Connected Signals launches cloud-based V2I traffic light priority system


Oregon-based provider of predictive real-time traffic signal information Connected Signals has developed a proprietary cloud-based vehicle-to-infrastructure (V2I) technology that offers priority to transit and emergency vehicles.  

Connected Signals has launched its Signal Priority System (SPS) product suite that offers a centralized, cloud-based system connecting vehicles to traffic signals, and providing prioritization of buses, emergency medical services (EMS) vehicles, law enforcement, pedestrians, and others.

The company’s new approach capitalizes on existing traffic management infrastructure and cellular data, rather than requiring dedicated roadside equipment. This makes deployment much easier and more cost-efficient for cities, provides flexibility to the existing traffic network, and supports expansion to future applications such as HOV (high-occupancy vehicles) preference and connected and autonomous vehicle (CAV) programs. SPS also provides dramatic time savings for cities and can be deployed city-wide or fleet-wide in a matter of weeks, as opposed to years with conventional methods.

SPS lets municipalities rapidly and affordably provide a wide range of signal priority applications, ranging from transit priority to EMS preemption. There is no need for infrastructure modifications that are prohibitively expensive to install and maintain, that take years to deploy, and that may be obsolete before deployment is complete.

Being cloud-based makes SPS future-proof: new features and improvements can be delivered by software update rather than through expensive hardware maintenance at each intersection. SPS can also work alongside existing or planned deployments to offer immediate service and coverage extensions as needed.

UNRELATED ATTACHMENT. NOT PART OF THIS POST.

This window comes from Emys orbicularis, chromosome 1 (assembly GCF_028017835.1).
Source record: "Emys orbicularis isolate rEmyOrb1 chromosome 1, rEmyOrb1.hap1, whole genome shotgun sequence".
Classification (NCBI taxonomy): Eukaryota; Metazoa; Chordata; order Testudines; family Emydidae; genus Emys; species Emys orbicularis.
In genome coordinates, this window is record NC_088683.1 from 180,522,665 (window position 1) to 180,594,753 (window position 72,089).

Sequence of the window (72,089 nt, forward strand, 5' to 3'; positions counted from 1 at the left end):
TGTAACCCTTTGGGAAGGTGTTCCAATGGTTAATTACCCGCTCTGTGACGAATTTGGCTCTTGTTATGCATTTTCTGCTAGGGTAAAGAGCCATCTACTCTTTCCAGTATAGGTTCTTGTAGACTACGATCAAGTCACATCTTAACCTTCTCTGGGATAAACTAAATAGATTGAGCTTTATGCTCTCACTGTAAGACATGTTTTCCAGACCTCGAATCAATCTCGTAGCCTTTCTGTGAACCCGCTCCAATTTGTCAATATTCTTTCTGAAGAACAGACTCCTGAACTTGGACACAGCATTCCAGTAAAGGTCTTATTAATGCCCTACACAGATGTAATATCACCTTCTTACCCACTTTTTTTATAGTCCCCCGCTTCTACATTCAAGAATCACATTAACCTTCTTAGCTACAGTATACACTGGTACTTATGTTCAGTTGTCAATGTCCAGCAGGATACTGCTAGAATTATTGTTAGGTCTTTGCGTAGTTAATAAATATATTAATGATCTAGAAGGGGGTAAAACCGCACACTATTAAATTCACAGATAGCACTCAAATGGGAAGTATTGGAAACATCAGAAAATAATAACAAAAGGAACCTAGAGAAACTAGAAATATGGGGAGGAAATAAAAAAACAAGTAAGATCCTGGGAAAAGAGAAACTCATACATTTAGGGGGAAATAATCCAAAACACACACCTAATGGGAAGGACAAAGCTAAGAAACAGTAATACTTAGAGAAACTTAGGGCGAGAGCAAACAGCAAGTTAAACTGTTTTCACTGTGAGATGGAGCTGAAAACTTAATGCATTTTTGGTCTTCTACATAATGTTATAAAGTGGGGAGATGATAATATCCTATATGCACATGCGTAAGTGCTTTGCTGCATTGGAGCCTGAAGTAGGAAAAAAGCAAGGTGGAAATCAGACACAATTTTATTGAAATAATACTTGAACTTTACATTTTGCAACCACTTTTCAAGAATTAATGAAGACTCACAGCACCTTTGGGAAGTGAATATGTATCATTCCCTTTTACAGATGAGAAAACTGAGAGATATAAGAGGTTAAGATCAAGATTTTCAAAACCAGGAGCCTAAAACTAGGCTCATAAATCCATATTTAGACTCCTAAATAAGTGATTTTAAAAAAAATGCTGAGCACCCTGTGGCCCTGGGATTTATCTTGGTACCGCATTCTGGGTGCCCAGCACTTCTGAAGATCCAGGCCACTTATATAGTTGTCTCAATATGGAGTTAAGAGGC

Connected Signals’ SPS is software-extensible, so private and public vehicles running the application, such as EMS vehicles and snowplows, can be given enhanced priority to help municipalities maximize throughput in ways that are currently impossible. SPS can also provide vehicle operators with speed recommendations and other information to directly manage traffic flow. Cities can also use the SPS technology for general traffic management applications or to target specific objectives that could include diminishing transit vehicle delays, optimizing traffic flow, and reducing carbon emissions. The technology can also be deployed to assist pedestrians and cyclists.

Connected Signals partners with transportation agencies to aggregate real-time traffic signal data using existing infrastructure, without the expensive equipment required by many other solutions. The SPS technology uses the company’s V2If (V2I for Free) device that connects traffic signal controllers with the outside world through an encrypted signal. The system can link to the cloud, Traffic Management Centers (TMCs) and cellular networks, or other devices with a secure connection.

“The need for smarter, safer, and more efficient traffic systems drive our efforts to create flexible and innovative V2I solutions like SPS,’ said Matt Ginsberg, CEO and co-founder of Connected Signals. “Our goal is to reduce 12.5% of the 1.7 trillion pounds of carbon attributable to urban transportation. Technology like our Signal Priority System can achieve this goal, can work everywhere and be customized for specific situations, and it can also ease the frustrations of all commuters dealing with traffic congestion, whether using mass transit or driving, walking or cycling.”

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About Author


Adam joined the company in 1994, and has been News Editor of TTT since 2009. In his other role as Circulation Manager, he helped create the original Traffic Technology International distribution list 23 years ago, and has been working on it ever since. Outside of work, he is a keen fisherman, runs a drumming band, and plays an ancient version of cricket.